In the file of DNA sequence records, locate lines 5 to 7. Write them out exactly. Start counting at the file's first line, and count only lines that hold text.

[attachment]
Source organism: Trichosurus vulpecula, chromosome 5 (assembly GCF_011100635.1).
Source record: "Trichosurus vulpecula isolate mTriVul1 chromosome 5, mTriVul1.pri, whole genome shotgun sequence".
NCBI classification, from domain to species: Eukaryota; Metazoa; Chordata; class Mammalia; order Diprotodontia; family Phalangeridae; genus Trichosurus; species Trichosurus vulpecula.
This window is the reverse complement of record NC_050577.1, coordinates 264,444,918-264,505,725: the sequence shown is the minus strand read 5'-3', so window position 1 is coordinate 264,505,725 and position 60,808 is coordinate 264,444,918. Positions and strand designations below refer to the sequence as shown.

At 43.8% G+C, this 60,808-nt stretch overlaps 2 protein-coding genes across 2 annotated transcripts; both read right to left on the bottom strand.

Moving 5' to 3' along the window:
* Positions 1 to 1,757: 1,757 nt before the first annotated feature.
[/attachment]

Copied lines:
At 43.8% G+C, this 60,808-nt stretch overlaps 2 protein-coding genes across 2 annotated transcripts; both read right to left on the bottom strand.

Moving 5' to 3' along the window:
* Positions 1 to 1,757: 1,757 nt before the first annotated feature.